'The Green Mile' Actor Michael Clarke Duncan Passes Away at 54

Michael Clarke Duncan, the breakout star of the 1999 film 'The Green Mile,' passed away this weekend from complications brought on by a heart attack. RIP, Michael.

‘The Green Mile’ Actor Michael Clarke Duncan Passes Away at 54

Michael Clarke Duncan, the breakout star of the 1999 film ‘The Green Mile,’ passed away this weekend from complications brought on by a heart attack. RIP, Michael.

-Lucia Peters

Michael Clarke Duncan

Sad news this morning, Bettys: Michael Clarke Duncan, the Oscar-nominated actor best known for his portrayal of John Coffey in the The Green Mile, passed away yesterday morning in Los Angeles. He was only 54 years old.

Michael was hospitalized on July 13 after suffering a heart attack, remaining in intensive care until August 6. Sadly, he never fully recovered from the episode, and yesterday, his death was confirmed by Dan Spilo, who managed the actor for more than a decade. According to the Hollywood Reporter, Spilo called it “a tragic loss for anyone who knew this wonderful man, for the business as a whole and for the planet.” He went on to add, “He was the only actor I ever knew that more often than not when fans came up to him, of any age or race or gender, they wouldn’t ask for an autograph, they’d want a hug. He had a heart as big as the world.”

A statement issued on behalf of Michael’s fiancée, former The Apprentice contestant the Rev. Omarosa Manigault, said, “Manigault is grateful for all of your prayers and asks for privacy at this time. Celebrations of his life, both private and public, will be announced at a later date.” They planned to marry in January 2013.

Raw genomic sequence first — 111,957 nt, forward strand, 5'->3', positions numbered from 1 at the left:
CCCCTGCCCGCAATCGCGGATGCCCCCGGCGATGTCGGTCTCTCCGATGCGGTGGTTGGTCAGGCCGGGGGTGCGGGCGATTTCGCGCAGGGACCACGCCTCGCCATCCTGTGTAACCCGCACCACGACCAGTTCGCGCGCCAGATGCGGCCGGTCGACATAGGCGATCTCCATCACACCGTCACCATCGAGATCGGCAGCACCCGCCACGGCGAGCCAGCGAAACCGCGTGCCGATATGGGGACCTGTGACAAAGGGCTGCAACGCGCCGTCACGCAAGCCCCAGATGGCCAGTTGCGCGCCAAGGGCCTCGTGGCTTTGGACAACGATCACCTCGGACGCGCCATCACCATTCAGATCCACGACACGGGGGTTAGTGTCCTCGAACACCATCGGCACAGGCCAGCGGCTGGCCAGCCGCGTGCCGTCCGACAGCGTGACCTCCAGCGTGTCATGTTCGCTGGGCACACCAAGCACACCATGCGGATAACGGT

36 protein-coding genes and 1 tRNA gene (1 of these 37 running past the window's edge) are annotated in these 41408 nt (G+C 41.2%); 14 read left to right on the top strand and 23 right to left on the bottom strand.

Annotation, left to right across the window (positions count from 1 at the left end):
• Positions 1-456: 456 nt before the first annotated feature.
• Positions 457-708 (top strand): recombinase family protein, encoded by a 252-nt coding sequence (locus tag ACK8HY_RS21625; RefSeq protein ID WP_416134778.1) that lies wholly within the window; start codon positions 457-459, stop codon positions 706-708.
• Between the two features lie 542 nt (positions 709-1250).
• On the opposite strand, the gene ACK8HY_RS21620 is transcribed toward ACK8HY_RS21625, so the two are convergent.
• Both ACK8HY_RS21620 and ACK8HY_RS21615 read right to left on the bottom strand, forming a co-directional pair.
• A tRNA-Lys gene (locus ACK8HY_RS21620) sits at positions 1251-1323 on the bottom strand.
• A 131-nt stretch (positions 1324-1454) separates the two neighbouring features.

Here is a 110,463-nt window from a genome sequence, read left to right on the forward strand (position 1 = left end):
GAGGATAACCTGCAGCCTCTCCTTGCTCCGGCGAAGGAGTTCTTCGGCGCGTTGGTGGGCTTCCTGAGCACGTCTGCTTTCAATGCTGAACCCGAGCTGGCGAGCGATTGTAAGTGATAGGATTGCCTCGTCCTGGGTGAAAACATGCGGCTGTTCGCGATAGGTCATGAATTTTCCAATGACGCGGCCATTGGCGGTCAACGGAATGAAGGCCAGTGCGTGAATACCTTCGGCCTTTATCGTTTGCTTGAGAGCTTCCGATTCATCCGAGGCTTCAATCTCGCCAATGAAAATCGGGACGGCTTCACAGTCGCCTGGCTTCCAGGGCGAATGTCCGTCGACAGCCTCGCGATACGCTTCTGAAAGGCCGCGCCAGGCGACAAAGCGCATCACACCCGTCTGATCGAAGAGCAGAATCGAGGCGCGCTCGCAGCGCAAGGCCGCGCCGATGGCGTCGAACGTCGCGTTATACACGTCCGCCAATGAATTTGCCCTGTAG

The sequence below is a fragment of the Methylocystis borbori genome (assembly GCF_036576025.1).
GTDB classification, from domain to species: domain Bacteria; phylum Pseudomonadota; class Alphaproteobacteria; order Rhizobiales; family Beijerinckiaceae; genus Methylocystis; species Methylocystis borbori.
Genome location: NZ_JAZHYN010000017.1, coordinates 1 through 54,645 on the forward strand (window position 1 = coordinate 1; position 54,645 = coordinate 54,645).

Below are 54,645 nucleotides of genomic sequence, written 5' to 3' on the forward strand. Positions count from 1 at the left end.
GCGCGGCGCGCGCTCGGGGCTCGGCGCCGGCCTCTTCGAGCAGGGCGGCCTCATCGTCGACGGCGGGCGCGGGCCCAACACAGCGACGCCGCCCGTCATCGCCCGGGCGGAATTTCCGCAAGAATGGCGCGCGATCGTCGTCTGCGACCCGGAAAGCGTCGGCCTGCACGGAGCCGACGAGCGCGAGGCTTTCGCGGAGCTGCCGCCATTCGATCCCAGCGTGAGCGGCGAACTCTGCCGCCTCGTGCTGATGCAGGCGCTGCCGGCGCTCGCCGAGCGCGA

Born in Chicago in 1957, Michael grew up in a single-parent household; he had always wanted to act, but he dropped out of school to support his family when his mother became ill. His unusual size—6 feet, 5 inches and 300 pounds—helped him land construction jobs and later security gigs. After being cast as Bear in the 1998 film Armageddon, Michael became friends with Bruce Willis, who then helped him land his breakout role: John Coffey in Frank Darabont’s 1999 adaptation of the Stephen King prison drama The Green Mile. He worked steadily over the next decade and a half in such diverse films as Sin City, Talladega Nights, and Kung Fu Panda; his loss will be deeply felt by the Hollywood community—and by anyone who just loves movies.

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Stephen King has always been my airport read of choice, but The Green Mile—one of my favorite books—is something more than the usual schlockfest. It some ways, it’s closer to, say, the novellas The Body (which became the 1986 Rob Reiner film Stand By Me) and Rita Hayworth and the Shawshank Redemption (which became, unsurprisingly, Frank Darabont’s other Stephen King prison movie, The Shawshank Redemption). Like many King tales, it’s about good and evil—but this time, the evil isn’t the devil, or a demon, or a dark wizard, or what have you. It’s people. And the good? That’s people, too. In particular, it’s one man: John Coffey, like the drink but not spelt the same, and the extraordinary light he brings to the world. Michael Clarke Duncan embodied it better than I thought it would be possible for any actor to do.

I’ll leave you with one of my favorite scenes from The Green Mile—the one in which John, condemned for a murder he didn’t commit, finally gets to see a movie for the first time himself.

Rest well, Michael. We’ll miss you.

Lucia Peters is BettyConfidential’s associate editor.


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